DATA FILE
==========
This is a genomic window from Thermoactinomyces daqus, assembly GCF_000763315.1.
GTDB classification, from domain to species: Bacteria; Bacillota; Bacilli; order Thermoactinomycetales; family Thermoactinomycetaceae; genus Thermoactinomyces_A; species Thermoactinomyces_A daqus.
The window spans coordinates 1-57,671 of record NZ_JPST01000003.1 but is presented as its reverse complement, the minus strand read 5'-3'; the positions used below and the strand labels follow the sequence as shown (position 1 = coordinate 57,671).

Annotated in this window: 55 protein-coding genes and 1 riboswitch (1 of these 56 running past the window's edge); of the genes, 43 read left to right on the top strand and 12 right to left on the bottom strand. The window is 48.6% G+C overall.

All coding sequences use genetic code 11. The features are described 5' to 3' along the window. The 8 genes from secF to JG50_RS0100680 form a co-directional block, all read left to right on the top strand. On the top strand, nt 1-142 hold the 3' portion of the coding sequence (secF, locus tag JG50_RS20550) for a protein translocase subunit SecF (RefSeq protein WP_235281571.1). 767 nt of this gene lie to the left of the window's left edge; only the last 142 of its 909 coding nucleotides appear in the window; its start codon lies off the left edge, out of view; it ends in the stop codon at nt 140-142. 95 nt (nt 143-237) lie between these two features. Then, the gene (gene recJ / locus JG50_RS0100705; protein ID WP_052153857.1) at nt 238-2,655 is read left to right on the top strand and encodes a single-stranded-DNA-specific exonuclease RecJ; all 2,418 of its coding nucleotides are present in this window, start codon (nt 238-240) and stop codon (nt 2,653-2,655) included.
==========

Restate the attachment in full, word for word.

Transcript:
This is a genomic window from Thermoactinomyces daqus, assembly GCF_000763315.1.
GTDB classification, from domain to species: Bacteria; Bacillota; Bacilli; order Thermoactinomycetales; family Thermoactinomycetaceae; genus Thermoactinomyces_A; species Thermoactinomyces_A daqus.
The window spans coordinates 1-57,671 of record NZ_JPST01000003.1 but is presented as its reverse complement, the minus strand read 5'-3'; the positions used below and the strand labels follow the sequence as shown (position 1 = coordinate 57,671).

Annotated in this window: 55 protein-coding genes and 1 riboswitch (1 of these 56 running past the window's edge); of the genes, 43 read left to right on the top strand and 12 right to left on the bottom strand. The window is 48.6% G+C overall.

All coding sequences use genetic code 11. The features are described 5' to 3' along the window. The 8 genes from secF to JG50_RS0100680 form a co-directional block, all read left to right on the top strand. On the top strand, nt 1-142 hold the 3' portion of the coding sequence (secF, locus tag JG50_RS20550) for a protein translocase subunit SecF (RefSeq protein WP_235281571.1). 767 nt of this gene lie to the left of the window's left edge; only the last 142 of its 909 coding nucleotides appear in the window; its start codon lies off the left edge, out of view; it ends in the stop codon at nt 140-142. 95 nt (nt 143-237) lie between these two features. Then, the gene (gene recJ / locus JG50_RS0100705; protein ID WP_052153857.1) at nt 238-2,655 is read left to right on the top strand and encodes a single-stranded-DNA-specific exonuclease RecJ; all 2,418 of its coding nucleotides are present in this window, start codon (nt 238-240) and stop codon (nt 2,653-2,655) included.